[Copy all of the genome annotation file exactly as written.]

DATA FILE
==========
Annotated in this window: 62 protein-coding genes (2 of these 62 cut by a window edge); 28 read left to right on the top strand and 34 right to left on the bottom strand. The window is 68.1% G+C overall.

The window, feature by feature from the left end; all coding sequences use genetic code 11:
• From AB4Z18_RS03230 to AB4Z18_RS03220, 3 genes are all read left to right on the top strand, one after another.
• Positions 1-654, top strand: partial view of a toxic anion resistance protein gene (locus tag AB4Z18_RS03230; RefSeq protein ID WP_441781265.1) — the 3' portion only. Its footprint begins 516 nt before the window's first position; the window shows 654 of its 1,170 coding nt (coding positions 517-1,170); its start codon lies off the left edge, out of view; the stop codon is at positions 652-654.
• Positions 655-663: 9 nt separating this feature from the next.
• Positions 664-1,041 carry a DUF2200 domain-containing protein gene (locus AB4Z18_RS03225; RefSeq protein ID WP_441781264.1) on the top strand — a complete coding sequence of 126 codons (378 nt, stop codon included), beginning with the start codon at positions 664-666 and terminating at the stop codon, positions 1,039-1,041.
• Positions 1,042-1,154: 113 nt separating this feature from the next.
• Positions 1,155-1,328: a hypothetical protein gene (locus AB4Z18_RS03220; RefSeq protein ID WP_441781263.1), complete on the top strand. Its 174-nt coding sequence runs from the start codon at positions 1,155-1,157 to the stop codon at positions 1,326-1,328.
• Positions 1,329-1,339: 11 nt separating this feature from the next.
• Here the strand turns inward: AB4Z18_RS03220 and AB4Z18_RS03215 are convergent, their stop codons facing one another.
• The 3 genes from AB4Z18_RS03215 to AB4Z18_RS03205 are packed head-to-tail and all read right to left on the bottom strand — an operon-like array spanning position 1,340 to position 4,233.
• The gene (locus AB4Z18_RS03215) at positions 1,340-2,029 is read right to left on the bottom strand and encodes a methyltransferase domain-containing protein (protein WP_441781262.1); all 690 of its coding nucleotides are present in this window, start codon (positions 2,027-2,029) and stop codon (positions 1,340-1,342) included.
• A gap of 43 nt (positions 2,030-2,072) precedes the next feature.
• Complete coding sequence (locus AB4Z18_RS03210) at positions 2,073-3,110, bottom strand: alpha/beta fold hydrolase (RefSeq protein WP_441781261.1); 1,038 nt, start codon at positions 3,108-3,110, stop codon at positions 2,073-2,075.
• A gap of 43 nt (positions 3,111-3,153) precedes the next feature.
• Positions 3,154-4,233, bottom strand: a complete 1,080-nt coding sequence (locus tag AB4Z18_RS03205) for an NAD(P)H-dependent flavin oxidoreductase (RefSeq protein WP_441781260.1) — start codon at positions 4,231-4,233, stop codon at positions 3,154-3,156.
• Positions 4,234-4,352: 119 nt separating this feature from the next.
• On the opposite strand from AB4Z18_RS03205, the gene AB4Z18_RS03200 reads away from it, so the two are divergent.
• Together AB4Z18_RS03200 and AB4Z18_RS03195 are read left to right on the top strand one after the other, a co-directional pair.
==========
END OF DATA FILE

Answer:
Annotated in this window: 62 protein-coding genes (2 of these 62 cut by a window edge); 28 read left to right on the top strand and 34 right to left on the bottom strand. The window is 68.1% G+C overall.

The window, feature by feature from the left end; all coding sequences use genetic code 11:
• From AB4Z18_RS03230 to AB4Z18_RS03220, 3 genes are all read left to right on the top strand, one after another.
• Positions 1-654, top strand: partial view of a toxic anion resistance protein gene (locus tag AB4Z18_RS03230; RefSeq protein ID WP_441781265.1) — the 3' portion only. Its footprint begins 516 nt before the window's first position; the window shows 654 of its 1,170 coding nt (coding positions 517-1,170); its start codon lies off the left edge, out of view; the stop codon is at positions 652-654.
• Positions 655-663: 9 nt separating this feature from the next.
• Positions 664-1,041 carry a DUF2200 domain-containing protein gene (locus AB4Z18_RS03225; RefSeq protein ID WP_441781264.1) on the top strand — a complete coding sequence of 126 codons (378 nt, stop codon included), beginning with the start codon at positions 664-666 and terminating at the stop codon, positions 1,039-1,041.
• Positions 1,042-1,154: 113 nt separating this feature from the next.
• Positions 1,155-1,328: a hypothetical protein gene (locus AB4Z18_RS03220; RefSeq protein ID WP_441781263.1), complete on the top strand. Its 174-nt coding sequence runs from the start codon at positions 1,155-1,157 to the stop codon at positions 1,326-1,328.
• Positions 1,329-1,339: 11 nt separating this feature from the next.
• Here the strand turns inward: AB4Z18_RS03220 and AB4Z18_RS03215 are convergent, their stop codons facing one another.
• The 3 genes from AB4Z18_RS03215 to AB4Z18_RS03205 are packed head-to-tail and all read right to left on the bottom strand — an operon-like array spanning position 1,340 to position 4,233.
• The gene (locus AB4Z18_RS03215) at positions 1,340-2,029 is read right to left on the bottom strand and encodes a methyltransferase domain-containing protein (protein WP_441781262.1); all 690 of its coding nucleotides are present in this window, start codon (positions 2,027-2,029) and stop codon (positions 1,340-1,342) included.
• A gap of 43 nt (positions 2,030-2,072) precedes the next feature.
• Complete coding sequence (locus AB4Z18_RS03210) at positions 2,073-3,110, bottom strand: alpha/beta fold hydrolase (RefSeq protein WP_441781261.1); 1,038 nt, start codon at positions 3,108-3,110, stop codon at positions 2,073-2,075.
• A gap of 43 nt (positions 3,111-3,153) precedes the next feature.
• Positions 3,154-4,233, bottom strand: a complete 1,080-nt coding sequence (locus tag AB4Z18_RS03205) for an NAD(P)H-dependent flavin oxidoreductase (RefSeq protein WP_441781260.1) — start codon at positions 4,231-4,233, stop codon at positions 3,154-3,156.
• Positions 4,234-4,352: 119 nt separating this feature from the next.
• On the opposite strand from AB4Z18_RS03205, the gene AB4Z18_RS03200 reads away from it, so the two are divergent.
• Together AB4Z18_RS03200 and AB4Z18_RS03195 are read left to right on the top strand one after the other, a co-directional pair.